Thursday, March 26, 2009

New Vs. Old Humanists

Here is an interesting quote,

The British Humanist Association is currently running a campaign against religious faith. It has bought advertising space on our city buses, which now patrol the streets declaring that "There probably is no God; so stop worrying and enjoy life." My parents would have been appalled at such a declaration. From a true premise, they would have said, it derives a false and pernicious conclusion. Had they wished to announce their beliefs—and it was part of their humanism to think that you don't announce your beliefs but live them—they would have expressed them thus: "There probably is no God; so start worrying, and remember that self-discipline is up to you." The British Humanist Association sees nothing wrong with the reference to enjoyment; it seems to have no consciousness of what is clearly announced between the lines of the text, namely that there are no ideals higher than pleasure. Its publications imply that there is only one thing that stands between man and his happiness, and that is the belief in God. Take that belief away, and we can run out into the garden of permissions, picking the fruit that we wrongly thought to have been forbidden. The humanists I knew as a young man would have reacted with disgust at this hedonistic message, and at a philosophy that aims to dispense with God without also aiming to replace Him. Roger Scruton

The old school humanists always had a problem. They didn't have a tangible answer to why make sacrifices when things get hard. Because of this they didn't have staying power. The old school humanists were depending on a residual Christian morality that the next generation is not going have. The humanist movement will always eventually drift to be hedonists.


Anonymous said...

my religious friends often asserts that they derive pleasure from worshipping god, now, according to your logic, i would contend that the religious are no different from the distorted humanists you are trying to present.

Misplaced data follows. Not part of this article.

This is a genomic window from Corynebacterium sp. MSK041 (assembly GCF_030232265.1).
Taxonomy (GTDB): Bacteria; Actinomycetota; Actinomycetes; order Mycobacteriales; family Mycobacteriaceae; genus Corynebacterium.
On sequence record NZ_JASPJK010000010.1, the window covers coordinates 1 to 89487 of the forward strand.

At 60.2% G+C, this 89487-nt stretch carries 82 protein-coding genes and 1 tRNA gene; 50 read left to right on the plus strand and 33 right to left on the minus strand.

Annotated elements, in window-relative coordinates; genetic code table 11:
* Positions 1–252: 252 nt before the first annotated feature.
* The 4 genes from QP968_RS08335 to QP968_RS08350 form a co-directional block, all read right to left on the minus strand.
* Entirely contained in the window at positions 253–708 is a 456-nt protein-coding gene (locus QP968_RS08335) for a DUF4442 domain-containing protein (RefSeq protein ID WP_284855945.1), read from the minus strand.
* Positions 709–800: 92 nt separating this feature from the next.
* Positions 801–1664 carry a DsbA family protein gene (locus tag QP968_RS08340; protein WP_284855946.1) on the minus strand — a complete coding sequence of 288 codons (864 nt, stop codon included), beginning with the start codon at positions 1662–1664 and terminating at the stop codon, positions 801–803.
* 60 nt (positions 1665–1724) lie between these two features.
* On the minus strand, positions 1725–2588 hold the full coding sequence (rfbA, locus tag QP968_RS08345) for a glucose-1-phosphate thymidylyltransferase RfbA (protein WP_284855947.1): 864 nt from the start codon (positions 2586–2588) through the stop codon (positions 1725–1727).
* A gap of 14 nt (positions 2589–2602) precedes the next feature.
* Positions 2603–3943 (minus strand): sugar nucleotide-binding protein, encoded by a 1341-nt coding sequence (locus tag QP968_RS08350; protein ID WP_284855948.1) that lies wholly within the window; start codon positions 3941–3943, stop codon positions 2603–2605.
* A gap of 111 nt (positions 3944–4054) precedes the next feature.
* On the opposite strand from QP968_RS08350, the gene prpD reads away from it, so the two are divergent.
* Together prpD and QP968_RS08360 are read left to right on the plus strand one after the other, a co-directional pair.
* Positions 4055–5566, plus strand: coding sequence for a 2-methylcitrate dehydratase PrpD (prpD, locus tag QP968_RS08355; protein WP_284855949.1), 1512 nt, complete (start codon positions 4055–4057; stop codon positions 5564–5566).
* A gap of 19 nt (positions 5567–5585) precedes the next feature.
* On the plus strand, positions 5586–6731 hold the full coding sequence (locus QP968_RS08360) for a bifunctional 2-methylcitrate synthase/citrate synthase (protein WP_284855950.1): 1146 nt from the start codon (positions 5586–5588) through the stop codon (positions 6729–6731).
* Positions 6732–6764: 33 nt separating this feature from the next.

now, now, i can identify a straw man fallacy when i see one.

An Inconvenient Visitor said...

now, i'll give u a hint to help you along, u have a good chance to defend your point, which is to to define pleasure and hedonism.

differentiate pleasure of the religious kind n pleasure of the humanist kind, then define if religion is compatible with pleasure, reconcile any contradictions and u have a good defence.

but i would suggest you not try, as the results will prove to be "inconvenient" for a catholic.

an artless man said...

most religion corrupts morality, in making it self seeking - to appease a god up in the sky or to earn a place in heaven after death. Certainly religious morality has little time for the well being of people purely for their own sake. You have to be a humanist to do good only for the sake of other people with no ulterior motive. It is good that this is being increasingly recognised.

religious linked charity work's will always be subordinated to preaching and soul saving, when i see christian missionaries in african giving bread to the children, it is so sad, they are essentially preying on intellectually defenceless children, n offering them a "deal" where the poor children give up their freedom to belief in exchange for food. what a shameless deal it is.

they only seek to indoctrinate children in pretense of giving food & shelter, they had never really want good for these ppl from the bottom of their own hearts, they merely wish to earn "credits" for themselves in a selfish motivation that these "religious credits" would earn them a ticket to go through the imaginary gates of heaven.

in truth, for all the rhetorical posturing of religious morals, theses religious ppl essentially have self serving motivations towards themselves, the what they fear and the greed to gain entry to an imaginary place.

the world will be a more moral and better place when the myth of religion is eventually dispelled.